Dubuque Man Bikes from Omaha to Milwaukee to Raise Human Trafficking Awareness

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MTT News's picture
Michelle Phillips
Kevin Schwendinger waits for water to recede from the streets of Darlington last week. The Dubuque, IA man was biking from Omaha to Milwaukee to raise awareness about human trafficking.

MIDDLETON–Kevin Schwendinger had to change his bike route slightly due to the flooding in Wisconsin, but rain and flooding couldn’t stop the Dubuque, IA man from continuing on his mission–a 14-day, 650-mile, bike trek to raise human trafficking awareness. 

“There was a bridge out, and I had to reroute around it,” he said on Oct. 4, the night he was staying over in Middleton at Holy Wisdom Monastery.

Kevin planned the trip with his wife Lynn Keffeler-Schwendinger, who joined him on the first few days of the ride, because the couple had become more and more aware of the human trafficking problem not only in the US, but also the Midwest, including their home state. This couple’s previous mission work in Central America also made them want to help trafficking victims close to home.

“We wanted to do something more physical to raise awareness, rather than just talk about it,” Kevin explained.

He said that he and Lynn chose the route from Omaha to Milwaukee because it is popular with traffickers, with some victims taken to Chicago then dispersed from there. Some stay in the US, but most are sent to other countries. 

Human trafficking is big business. Worldwide it generated $150 billion in illegal revenue last year and is second only to drugs in the amount generated annually. Polaris Project, a non-profit that helps trafficking victims, runs a hotline and keeps statistics, estimates there are 25 million victims. 

The Polaris hotline received more than 10,000 calls from victims in 2017, a 13 percent increase from the previous year and collected data based on conversations from those who called, though a formal survey was not conducted. The majority were sold into sex trafficking rings, about two-thirds and 15 percent were trafficked for labor purposes. Of those those, about 80 percent were women. 

Minors make up 30% of human trafficking victims and this is one of the statistics that really stuck out for Kevin and Lynn. 

“According to Global Centurion's 2014 research, Trafficked Victims frequently have contact with medical professionals in health care settings including hospital emergency location and health clinics. Once diagnosed, healthcare responders and providers have unique opportunities locally to intervene on behalf of trafficked victims. Ongoing, this is a growing concern," Kevin and Lynn (ER) stated.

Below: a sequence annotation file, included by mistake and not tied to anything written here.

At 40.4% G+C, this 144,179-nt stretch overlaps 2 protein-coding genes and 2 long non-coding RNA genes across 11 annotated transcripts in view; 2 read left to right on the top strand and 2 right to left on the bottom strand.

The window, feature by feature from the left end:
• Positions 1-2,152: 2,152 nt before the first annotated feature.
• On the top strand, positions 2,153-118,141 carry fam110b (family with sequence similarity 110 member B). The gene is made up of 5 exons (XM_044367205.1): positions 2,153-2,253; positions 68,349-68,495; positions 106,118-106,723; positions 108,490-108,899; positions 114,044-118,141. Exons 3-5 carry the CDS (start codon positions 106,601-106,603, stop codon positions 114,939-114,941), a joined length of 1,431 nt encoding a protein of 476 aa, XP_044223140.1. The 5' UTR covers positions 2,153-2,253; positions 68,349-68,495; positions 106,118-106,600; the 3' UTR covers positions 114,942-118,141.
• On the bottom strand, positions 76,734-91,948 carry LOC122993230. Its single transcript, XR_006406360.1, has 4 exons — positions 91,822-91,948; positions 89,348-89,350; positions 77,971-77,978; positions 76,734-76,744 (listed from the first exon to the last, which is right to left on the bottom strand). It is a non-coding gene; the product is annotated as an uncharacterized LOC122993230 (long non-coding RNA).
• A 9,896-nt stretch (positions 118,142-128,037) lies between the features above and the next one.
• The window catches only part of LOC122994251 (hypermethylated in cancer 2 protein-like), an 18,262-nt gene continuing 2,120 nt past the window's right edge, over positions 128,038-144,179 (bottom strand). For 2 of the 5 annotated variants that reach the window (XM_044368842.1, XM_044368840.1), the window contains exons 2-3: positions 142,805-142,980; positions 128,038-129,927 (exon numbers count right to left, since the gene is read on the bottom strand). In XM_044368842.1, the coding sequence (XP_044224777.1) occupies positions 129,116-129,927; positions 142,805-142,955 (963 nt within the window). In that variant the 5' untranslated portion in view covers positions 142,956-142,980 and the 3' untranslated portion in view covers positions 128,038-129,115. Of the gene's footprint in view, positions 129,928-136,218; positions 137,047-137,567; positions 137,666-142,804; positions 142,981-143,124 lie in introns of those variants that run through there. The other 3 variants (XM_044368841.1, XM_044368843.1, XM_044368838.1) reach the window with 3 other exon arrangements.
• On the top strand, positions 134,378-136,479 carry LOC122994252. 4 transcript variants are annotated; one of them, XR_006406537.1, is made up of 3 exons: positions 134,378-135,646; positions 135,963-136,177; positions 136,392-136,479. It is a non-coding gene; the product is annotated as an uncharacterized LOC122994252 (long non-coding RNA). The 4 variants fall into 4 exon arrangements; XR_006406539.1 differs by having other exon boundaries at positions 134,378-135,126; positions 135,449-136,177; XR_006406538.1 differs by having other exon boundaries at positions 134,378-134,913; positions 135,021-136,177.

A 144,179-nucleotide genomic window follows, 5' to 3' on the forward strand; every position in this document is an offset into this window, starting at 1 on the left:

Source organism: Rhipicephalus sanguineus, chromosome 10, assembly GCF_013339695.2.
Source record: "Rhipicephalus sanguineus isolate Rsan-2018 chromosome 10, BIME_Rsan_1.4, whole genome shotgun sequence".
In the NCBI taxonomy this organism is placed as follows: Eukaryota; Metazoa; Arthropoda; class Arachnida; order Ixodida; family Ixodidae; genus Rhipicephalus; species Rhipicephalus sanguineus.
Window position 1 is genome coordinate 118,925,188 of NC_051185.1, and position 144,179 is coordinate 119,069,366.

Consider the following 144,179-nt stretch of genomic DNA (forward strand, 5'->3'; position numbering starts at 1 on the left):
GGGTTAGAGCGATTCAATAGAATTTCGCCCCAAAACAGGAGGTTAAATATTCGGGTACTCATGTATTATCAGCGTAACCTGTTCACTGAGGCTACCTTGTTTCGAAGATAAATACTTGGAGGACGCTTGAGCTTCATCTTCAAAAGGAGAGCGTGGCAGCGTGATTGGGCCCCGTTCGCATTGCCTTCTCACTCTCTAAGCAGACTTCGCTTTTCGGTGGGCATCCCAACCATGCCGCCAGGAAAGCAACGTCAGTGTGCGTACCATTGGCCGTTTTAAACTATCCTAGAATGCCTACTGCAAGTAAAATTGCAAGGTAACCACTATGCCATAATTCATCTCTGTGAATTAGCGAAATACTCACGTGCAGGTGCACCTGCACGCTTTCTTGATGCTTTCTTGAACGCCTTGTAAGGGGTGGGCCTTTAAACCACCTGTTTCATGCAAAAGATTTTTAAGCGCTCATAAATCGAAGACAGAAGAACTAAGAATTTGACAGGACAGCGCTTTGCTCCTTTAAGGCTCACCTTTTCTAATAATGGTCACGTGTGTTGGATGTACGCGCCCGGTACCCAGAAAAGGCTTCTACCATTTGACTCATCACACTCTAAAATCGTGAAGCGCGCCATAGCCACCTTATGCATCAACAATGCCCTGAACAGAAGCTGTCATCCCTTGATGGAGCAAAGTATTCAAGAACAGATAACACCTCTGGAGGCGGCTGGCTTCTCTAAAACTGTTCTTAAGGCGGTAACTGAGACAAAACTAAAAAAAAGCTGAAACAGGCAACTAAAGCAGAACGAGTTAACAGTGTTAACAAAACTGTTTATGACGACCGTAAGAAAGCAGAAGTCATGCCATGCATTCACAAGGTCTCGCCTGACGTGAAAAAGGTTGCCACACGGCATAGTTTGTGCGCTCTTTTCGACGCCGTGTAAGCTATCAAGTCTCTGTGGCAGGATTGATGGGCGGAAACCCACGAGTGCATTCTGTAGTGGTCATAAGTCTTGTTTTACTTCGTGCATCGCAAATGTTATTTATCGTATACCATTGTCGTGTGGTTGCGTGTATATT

As Lynn and Kevin started to plan the ride, they connected with various libraries, churches and bike groups along the route. Those groups helped them to find places to stay overnight, which was how Kevin ended up at Holy Wisdom.

Two of the main places where trafficking takes place are rest areas and hotels. Kevin said he had recently attended some conferences at hotels to help teach staff the signs to look for when someone is being held against their will. In recent years there have been several initiatives to raise awareness among truckers as well, the most well-known being Truckers Against Trafficking.

Kevin said he works with several agencies, including the tri-state Coalition Against Human Trafficking. He is not, however, soliciting funds, and as a retired instructor, he merely wants to educate people. Along his route he talks to groups at libraries, clubs and organizations and provides videos and testimony from actual victims of human trafficking. He did not have a scheduled presentation in Middleton but hoped to set something up for a later time.

“I just had the library in Monroe ask me to come back in the winter,” he stated.

Kevin said hotels and rest areas are not the only places, and that big venues often draw traffickers. He cited Sturgis, casinos and the oil field towns in the Dakotas as other hot spots for trafficking. It makes it easier to blend into a big crowd, but he added that sometimes cities can be a harder place to sell individuals. This will push the traffickers into smaller towns. 

“Every place has this problem because it is such a big industry. Many cities are in denial,” Kevin concluded.

For more information about Polaris, visit polarisproject.org, to learn more about the Coalition Against Human Trafficking, go to notrafficking.org. To find worldwide statistics from the Tip Report, generated by the US Department of State, visit www.state.gov/j/tip/rls/tiprpt/.


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